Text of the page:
HTY 464: America at the Crossroads

Instructor: Micah Pawling

Time: MWF 10:00-10:50 AM

Location: North Stevens Hall 235

Course Number: 5969

Course Description: After the 150th anniversary of the Appomattox Court House surrender and the assassination of President Abraham Lincoln, American fascination with the Civil War era is at an all-time high. This course examines how the United States, which was less than a century old, lost half of its territory to politics and a different way of life. Students will explore the intersections of national events, specifically the intensified sectional conflict, with the significance of these turbulent decades among specific groups of people, including African-Americans (both slave and free), Native peoples, women, and recent immigrants.  As some people struggled to better their own lives and improve their situations, their challenges often reflected important political issues on a larger scale.  Slavery ended and secession was dead, but the Civil War took over 600,000 lives.  A legal history approach reveals that courts were places steeped in conflict and the legal outcomes shaped the nation. President Abraham Lincoln wanted to preserve the union, but what kind of union would it be?  Students will conduct research into a chosen topic that not only exposes them to the historian’s craft of weighing evidence, but also sharpens their analytical skills and teaches them to think critically about the past.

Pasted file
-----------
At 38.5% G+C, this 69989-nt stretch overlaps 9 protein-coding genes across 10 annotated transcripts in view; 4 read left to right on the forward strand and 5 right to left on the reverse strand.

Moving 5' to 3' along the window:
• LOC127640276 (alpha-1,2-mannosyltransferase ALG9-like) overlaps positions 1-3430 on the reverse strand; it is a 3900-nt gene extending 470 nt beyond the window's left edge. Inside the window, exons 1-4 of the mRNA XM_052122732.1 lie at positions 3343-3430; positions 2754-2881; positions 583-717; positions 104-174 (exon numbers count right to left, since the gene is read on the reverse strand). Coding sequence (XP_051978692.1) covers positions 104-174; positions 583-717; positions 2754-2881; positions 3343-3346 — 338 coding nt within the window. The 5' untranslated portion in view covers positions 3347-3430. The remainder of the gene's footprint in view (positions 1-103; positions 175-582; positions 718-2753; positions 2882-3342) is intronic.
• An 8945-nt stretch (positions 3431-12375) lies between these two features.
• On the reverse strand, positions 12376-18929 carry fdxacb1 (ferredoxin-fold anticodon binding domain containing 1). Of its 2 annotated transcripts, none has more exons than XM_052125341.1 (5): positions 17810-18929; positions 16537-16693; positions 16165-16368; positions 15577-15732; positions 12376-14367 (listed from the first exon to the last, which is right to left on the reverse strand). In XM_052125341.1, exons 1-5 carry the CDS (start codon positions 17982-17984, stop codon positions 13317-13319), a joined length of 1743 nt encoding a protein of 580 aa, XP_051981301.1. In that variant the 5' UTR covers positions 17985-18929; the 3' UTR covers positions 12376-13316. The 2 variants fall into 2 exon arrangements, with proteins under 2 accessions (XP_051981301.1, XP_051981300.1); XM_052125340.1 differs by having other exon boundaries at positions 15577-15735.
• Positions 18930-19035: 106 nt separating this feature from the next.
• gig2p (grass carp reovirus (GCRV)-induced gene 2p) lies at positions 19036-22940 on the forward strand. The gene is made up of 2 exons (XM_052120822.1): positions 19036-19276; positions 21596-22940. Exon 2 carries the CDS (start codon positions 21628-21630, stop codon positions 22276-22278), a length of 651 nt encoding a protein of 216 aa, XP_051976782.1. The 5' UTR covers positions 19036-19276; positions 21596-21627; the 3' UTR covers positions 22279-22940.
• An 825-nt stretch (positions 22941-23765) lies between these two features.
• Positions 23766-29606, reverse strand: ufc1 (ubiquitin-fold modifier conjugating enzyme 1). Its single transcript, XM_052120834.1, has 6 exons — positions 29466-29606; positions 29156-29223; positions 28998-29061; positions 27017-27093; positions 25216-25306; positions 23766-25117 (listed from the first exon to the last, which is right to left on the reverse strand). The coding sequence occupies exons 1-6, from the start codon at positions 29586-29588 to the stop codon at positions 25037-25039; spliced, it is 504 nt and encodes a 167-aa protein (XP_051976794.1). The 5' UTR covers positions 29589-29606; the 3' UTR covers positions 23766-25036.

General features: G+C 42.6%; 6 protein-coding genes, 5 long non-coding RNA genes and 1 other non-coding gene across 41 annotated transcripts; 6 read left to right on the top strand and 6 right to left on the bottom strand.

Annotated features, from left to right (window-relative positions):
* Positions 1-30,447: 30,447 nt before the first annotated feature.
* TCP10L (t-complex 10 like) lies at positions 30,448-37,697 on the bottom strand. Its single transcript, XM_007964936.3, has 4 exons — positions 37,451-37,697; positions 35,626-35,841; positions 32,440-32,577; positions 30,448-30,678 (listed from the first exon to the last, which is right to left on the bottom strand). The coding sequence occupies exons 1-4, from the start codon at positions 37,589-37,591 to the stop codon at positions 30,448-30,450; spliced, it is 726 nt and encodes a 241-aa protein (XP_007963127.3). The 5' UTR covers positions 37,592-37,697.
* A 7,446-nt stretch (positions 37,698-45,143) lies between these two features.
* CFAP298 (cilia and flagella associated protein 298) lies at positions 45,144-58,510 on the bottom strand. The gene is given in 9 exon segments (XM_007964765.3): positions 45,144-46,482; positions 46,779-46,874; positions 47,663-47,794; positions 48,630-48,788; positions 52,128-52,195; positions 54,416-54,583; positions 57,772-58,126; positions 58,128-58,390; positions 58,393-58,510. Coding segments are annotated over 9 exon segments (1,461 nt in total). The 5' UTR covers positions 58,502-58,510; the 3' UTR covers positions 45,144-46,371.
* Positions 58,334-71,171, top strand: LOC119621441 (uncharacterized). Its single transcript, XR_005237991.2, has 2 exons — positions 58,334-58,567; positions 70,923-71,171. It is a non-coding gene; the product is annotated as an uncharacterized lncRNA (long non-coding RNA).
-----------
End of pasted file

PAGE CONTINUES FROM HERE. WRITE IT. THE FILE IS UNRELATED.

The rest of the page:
This course counts toward the Interdisciplinary Legal Studies Minor.

General Education Requirements:  Western Cultural Tradition

Prerequisites: Three credits of History or permission.